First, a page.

|Title of Invention||
"AN IMPROVED PROCESS FOR THE PREPARATION OF SECONDARY ALCOHOLS BY OXICATION OF ALKANES"
|Abstract||"An improved process for the preparation of secondary alcohols by oxidation of alkanes". This invention relates to an improved process for the preparation of secondary alcohols by oxidation of alkanes which comprises of contacting individual n-alkane or in mixture with oxygen, air or oxygen containing inert gas such as nitrogen in presence of boric acid of fatty acid mixed with water at temperature between 150-200°C and pressure between 0.01 to 10 bar.|
|Full Text||Background of the information
This invention relates to an improved process for the preparation of secondary alcohols
by oxidation of n-paraffms. The invention is particularly concerned with a process for the
oxidation of n-paraffin in presence of boric acid, or boric acid esters, mixed with water,
selectively, yields secondary alcohols.
Fatty alcohols, having C12.C15 carbon chains and their derivatives are important
commercial products as plasticizers, surfactants and in the production of polymers,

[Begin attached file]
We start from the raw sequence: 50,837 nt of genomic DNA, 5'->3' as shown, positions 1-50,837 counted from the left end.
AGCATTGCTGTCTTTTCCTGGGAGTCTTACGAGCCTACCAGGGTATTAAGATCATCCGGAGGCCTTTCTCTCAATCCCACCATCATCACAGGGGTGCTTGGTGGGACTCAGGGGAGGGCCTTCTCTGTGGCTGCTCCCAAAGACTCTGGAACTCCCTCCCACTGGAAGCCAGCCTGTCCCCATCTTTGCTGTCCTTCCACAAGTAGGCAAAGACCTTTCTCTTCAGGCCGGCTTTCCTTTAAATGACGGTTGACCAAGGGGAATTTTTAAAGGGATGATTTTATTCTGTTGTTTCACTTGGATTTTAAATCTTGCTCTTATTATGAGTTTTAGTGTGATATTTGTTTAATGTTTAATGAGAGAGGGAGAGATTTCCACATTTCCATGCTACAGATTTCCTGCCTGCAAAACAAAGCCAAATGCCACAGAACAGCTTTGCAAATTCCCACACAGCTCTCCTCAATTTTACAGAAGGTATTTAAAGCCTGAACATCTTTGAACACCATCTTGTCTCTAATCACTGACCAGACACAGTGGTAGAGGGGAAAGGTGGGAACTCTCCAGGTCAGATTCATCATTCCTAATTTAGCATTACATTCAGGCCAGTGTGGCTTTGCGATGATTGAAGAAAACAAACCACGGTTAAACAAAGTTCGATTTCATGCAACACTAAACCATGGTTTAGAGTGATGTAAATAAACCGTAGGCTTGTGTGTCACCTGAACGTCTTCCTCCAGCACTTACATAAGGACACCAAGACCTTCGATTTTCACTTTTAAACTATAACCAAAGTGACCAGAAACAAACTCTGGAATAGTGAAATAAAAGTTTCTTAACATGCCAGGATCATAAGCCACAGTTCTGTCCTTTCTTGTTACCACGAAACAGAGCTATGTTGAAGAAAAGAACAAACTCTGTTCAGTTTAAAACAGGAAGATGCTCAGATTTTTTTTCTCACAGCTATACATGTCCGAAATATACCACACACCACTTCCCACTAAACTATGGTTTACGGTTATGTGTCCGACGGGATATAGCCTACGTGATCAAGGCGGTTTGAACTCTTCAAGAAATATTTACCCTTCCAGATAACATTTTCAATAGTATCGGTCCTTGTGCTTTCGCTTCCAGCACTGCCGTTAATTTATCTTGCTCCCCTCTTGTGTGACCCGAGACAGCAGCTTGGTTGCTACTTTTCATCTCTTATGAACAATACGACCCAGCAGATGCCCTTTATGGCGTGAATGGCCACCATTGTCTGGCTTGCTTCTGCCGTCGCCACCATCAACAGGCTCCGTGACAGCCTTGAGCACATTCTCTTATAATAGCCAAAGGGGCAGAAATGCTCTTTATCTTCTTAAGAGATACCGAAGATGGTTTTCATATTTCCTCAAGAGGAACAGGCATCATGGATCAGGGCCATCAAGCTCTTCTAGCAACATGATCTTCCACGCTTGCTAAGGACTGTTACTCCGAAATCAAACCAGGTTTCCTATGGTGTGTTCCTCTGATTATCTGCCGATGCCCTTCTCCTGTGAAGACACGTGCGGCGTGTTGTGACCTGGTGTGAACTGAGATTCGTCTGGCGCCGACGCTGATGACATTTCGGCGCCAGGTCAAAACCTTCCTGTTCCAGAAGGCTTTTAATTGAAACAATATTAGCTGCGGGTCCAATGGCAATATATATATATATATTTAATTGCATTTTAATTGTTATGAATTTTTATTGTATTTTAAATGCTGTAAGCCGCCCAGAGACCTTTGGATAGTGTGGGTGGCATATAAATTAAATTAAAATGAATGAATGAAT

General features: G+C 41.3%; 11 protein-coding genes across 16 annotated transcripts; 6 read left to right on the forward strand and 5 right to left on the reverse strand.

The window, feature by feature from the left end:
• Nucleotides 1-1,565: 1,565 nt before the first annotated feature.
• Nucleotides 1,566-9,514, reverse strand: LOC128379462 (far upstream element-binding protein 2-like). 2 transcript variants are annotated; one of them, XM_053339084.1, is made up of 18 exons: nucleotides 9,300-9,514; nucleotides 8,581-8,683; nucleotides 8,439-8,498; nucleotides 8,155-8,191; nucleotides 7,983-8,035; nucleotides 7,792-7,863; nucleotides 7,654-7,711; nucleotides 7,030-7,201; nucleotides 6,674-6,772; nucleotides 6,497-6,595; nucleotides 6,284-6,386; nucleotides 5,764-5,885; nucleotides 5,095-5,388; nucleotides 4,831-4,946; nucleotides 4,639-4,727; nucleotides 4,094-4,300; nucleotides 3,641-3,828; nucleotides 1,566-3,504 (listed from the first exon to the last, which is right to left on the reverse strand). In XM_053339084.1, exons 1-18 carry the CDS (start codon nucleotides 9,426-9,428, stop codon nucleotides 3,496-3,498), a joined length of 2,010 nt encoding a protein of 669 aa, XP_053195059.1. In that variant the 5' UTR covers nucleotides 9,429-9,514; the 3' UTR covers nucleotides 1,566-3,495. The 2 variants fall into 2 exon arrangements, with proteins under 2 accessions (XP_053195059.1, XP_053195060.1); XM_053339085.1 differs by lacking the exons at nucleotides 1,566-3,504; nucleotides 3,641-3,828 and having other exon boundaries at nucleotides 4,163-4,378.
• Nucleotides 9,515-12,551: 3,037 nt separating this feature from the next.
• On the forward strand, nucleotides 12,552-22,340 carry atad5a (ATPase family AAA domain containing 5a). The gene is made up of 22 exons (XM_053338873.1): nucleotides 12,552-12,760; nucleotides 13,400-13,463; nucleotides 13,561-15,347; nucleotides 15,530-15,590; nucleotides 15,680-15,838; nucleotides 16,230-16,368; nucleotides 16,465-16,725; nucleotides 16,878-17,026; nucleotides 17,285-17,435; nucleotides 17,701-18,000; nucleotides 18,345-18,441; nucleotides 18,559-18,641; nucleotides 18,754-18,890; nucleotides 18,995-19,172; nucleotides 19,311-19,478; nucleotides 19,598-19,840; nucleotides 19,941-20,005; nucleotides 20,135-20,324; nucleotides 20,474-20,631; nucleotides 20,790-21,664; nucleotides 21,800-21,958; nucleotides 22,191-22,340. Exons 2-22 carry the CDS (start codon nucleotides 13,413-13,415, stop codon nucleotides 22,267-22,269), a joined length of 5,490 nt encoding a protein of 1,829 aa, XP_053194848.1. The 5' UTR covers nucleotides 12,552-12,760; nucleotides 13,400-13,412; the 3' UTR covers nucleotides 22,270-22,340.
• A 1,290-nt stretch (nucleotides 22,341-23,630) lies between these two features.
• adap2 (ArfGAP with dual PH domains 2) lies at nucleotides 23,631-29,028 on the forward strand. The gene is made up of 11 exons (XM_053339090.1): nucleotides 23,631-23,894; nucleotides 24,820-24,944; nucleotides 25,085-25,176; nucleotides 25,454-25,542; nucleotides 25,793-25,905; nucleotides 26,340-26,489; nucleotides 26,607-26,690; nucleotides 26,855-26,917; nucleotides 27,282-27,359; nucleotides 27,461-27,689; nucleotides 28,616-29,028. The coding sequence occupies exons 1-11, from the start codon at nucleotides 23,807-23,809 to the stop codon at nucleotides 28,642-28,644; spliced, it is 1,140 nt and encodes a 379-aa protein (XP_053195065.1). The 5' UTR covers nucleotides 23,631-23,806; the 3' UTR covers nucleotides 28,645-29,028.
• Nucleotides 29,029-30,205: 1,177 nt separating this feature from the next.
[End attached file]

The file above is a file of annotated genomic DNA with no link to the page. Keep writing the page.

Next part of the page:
monomers, lubricating oils. Viscosity improvers and pour point depressants greases etc.
Fatty alcohol derivatives are used to a great extent in the premium house hold
detergents for performance and environmental reasons. These surfactants are readily
biodegradable and are finding increased use in low phosphate and non-phosphate
detergents. The alcohol provides the starting material for all types of surfactants e.g.
non-ionics anianics, catiaric and zwitterianics of Ci2-Cis find applications in consumer
products e.g. Toothpaste, hair shampoos, carpet shampoos and light duty house hold
detergent. Polyethoxyiates alcohols sulphates and neutralized products gives anionic
surfactants had wide applications as light duty detergent and heavy duty house hold
liquid & granular detergent. Polyethoxylated alcohols have numerous industrial
applications as wetting agents, dispersing agents and errfulsifiers.
It is well known in the literature that these fatty alcohols can be produced directly via